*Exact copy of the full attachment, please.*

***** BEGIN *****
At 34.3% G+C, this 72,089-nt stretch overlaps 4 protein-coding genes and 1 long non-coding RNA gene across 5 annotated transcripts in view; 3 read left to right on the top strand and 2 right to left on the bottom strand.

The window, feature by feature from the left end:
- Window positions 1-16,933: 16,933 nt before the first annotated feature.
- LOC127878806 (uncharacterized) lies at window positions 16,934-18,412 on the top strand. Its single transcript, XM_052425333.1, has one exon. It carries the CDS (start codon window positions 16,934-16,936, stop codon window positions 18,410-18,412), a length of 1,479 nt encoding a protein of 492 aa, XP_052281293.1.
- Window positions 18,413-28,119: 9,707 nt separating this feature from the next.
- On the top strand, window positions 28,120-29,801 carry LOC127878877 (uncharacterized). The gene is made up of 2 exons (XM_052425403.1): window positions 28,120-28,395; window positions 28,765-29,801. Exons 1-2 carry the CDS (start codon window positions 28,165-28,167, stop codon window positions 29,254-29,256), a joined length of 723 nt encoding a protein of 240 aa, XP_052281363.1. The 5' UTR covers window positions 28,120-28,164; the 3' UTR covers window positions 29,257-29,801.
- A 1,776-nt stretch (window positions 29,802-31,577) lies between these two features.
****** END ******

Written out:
At 34.3% G+C, this 72,089-nt stretch overlaps 4 protein-coding genes and 1 long non-coding RNA gene across 5 annotated transcripts in view; 3 read left to right on the top strand and 2 right to left on the bottom strand.

The window, feature by feature from the left end:
- Window positions 1-16,933: 16,933 nt before the first annotated feature.
- LOC127878806 (uncharacterized) lies at window positions 16,934-18,412 on the top strand. Its single transcript, XM_052425333.1, has one exon. It carries the CDS (start codon window positions 16,934-16,936, stop codon window positions 18,410-18,412), a length of 1,479 nt encoding a protein of 492 aa, XP_052281293.1.
- Window positions 18,413-28,119: 9,707 nt separating this feature from the next.
- On the top strand, window positions 28,120-29,801 carry LOC127878877 (uncharacterized). The gene is made up of 2 exons (XM_052425403.1): window positions 28,120-28,395; window positions 28,765-29,801. Exons 1-2 carry the CDS (start codon window positions 28,165-28,167, stop codon window positions 29,254-29,256), a joined length of 723 nt encoding a protein of 240 aa, XP_052281363.1. The 5' UTR covers window positions 28,120-28,164; the 3' UTR covers window positions 29,257-29,801.
- A 1,776-nt stretch (window positions 29,802-31,577) lies between these two features.